ON THE MOTION OF PENDULUMS. 13
When simplified in the manner just explained, the equations such as (1) become
dp __ f cPu d*u d*u \ ^ du^
dp = fd*v d^ d*v\ fo dy~~ ^ \dxz dy* dz2 J P dt
dp ___ /d*w d*w d*w\ dw which, with the equation of continuity,"
_____i I________A /Q\
~~~i i" ~~7~~ "i T ~~" >/ •••••••*•••••••••••••••• \ v/•
ax dy dz
are the only equations which have to be satisfied at all points of the fluid, and at all instants of time.
In applying equations (2) to a particular pendulum experiment, we may suppose p constant; but in order to compare experiments made in summer with experiments made in winter, or experiments made under a high barometer with experiments made under a low, it will be requisite to regard p, as a quantity which may vary with the temperature and pressure of the fluid. As far as the result of a single experiment*, which has been already mentioned, performed with a single elastic fluid, namely air, justifies us in drawing such a general conclusion, we may assert that for a given fluid at a given temperature p varies as pf.
2. For the formation of the equations such as (1), I must refer to my former paper; but it will be possible, in a few words, to enable the reader to form a clear idea of the meaning of the constant p.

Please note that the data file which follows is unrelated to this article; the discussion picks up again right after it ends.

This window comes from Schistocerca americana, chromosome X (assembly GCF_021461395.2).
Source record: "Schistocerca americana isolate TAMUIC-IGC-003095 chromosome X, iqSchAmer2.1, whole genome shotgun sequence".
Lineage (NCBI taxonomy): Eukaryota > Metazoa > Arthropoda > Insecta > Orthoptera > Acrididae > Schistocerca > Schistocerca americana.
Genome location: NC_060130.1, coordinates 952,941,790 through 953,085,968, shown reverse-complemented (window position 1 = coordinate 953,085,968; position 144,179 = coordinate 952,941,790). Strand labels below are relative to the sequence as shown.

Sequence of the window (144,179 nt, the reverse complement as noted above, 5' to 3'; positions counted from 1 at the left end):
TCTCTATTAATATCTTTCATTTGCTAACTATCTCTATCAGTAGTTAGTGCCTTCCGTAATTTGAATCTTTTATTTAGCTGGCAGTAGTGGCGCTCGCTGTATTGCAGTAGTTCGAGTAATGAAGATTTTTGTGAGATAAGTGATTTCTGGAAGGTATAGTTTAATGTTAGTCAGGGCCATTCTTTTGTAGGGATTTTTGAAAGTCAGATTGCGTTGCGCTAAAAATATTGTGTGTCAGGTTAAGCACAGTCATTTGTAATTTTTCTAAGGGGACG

Conceive the fluid to move in planes parallel to the plane of . ocy, the motion taking place in a direction parallel to the axis of y. The motion will evidently consist of a sort of continuous sliding, and the differential coefficient dv/dz may be taken as a measure of
* The first of the experiments described in Col. Sabine's paper, in which the gauge stood as high as 7 inches, leads to the same conclusion; but as the vacuum apparatus had not yet been made stanch it is perhaps hardly safe to trust this experiment in a question of such delicacy.
t [We now know that ^ is independent of p, until excessive exhaustions are reached, far beyond any that we have here to deal with.]
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